Potential Brookhaven City Council candidates take crash course in campaigning
Rep. Tom Taylor, left, and Oliver Porter, right, discuss running for office in a new city during a forum on Aug. 11, 2012 at St. Martin in the Fields Episcopal Church.
Oliver Porter, a man known for his work standing up Georgia’s new cities, stood in front of the room of more than three dozen people interested in running for Brookhaven’s first City Council and gave them some advice.
Don’t waste the new city’s time, he said.
“Don’t run on a lark,” Porter said. “Be serious about it.”
Rep. Tom Taylor and Porter held the informational session on the morning Saturday, Aug. 11, at St. Martin in the Fields Episcopal Church. More than three dozen people interested in running attended.
Both Taylor and Porter are versed in the topic of running a new government. Taylor is a former Dunwoody City Councilman and Porter was a integral part of creating Sandy Springs and its unique public private partnership model.
Both men said having too many candidates would increase the chance of runoff elections, needlessly dragging out the process of selecting the city’s first leaders.
Taylor walked the audience through the ABCs of campaigning, when to file, what forms they would need, how much it would cost and how to record campaign contributions.
Porter gave political advice. Learn about the public private partnership model and be able to discuss it intelligently during the campaign, he said. He said when someone asks where a new city hall should be, smile and say, “We will select the most acceptable and least costly space.”
Don’t expect easy negotiations with DeKalb County about providing transitional or permanent police and fire services, he said.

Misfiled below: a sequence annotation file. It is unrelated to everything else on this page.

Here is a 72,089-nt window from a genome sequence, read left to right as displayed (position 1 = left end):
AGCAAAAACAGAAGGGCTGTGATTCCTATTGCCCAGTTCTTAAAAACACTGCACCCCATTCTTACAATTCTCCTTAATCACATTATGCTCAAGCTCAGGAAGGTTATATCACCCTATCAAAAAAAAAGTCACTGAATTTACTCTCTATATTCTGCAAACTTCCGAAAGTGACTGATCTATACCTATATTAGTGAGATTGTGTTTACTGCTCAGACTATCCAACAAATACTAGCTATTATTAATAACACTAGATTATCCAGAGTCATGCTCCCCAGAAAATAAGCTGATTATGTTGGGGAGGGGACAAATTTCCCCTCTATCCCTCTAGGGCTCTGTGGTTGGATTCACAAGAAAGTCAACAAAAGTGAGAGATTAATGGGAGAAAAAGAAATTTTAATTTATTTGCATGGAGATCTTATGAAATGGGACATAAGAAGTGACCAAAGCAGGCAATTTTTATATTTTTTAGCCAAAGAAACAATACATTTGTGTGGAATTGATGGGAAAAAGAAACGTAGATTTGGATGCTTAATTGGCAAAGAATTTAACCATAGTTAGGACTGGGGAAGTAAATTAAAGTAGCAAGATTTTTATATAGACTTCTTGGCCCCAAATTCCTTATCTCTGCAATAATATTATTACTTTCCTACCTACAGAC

For that matter, don’t expect the first year as a council member to be easy, Porter and other speakers said. It will involve back-to-back late night meetings, responding to questions without easy answers and in most cases learning how to be an elected official from scratch.
“I’m put on this panel to scare the heck out of you,” Sandy Springs Councilwoman Dianne Fries told audience. “It is not a part-time job. This first year you will be slammed. Give it some consideration with your family, your jobs, your golf game. Give it a lot of thought.”
In this video: Johns Creek Mayor Mike Bodker, left, Sandy Springs Councilwoman Dianne Fries, center and state Rep. Tom Taylor, right, take questions about setting up a new city:
Mike Bodker, Mayor of Johns Creek, urged candidates who might be affiliated with the No City Brookhaven movement to avoid running if their intent is to be obstructionist. No one at the meeting identified with the No City movement.
Qualifying officially begins Monday, Aug. 13, at 9 a.m. and lasts through Wednesday, Aug. 15 at 4:30 p.m.
For the District 2 and District 4 candidates, winning their seats will be the beginning of a months-long marathon. Those seats will be up for re-election in 2013. The District 1, District 3 and the mayor’s seat will be on the ballot in 2015.
Election Day is Nov. 6.
Julian Fortuna, an attorney who’s thinking about getting into the District 1 race, said the forum gave him some things to consider.
“I think it’s focused on the right topics which at this point are what you need to know about mounting a successful campaign and even more importantly about holding the office,” Fortuna said.
Hope Bawcom, a potential District 3 candidate, said the meeting gave her important information.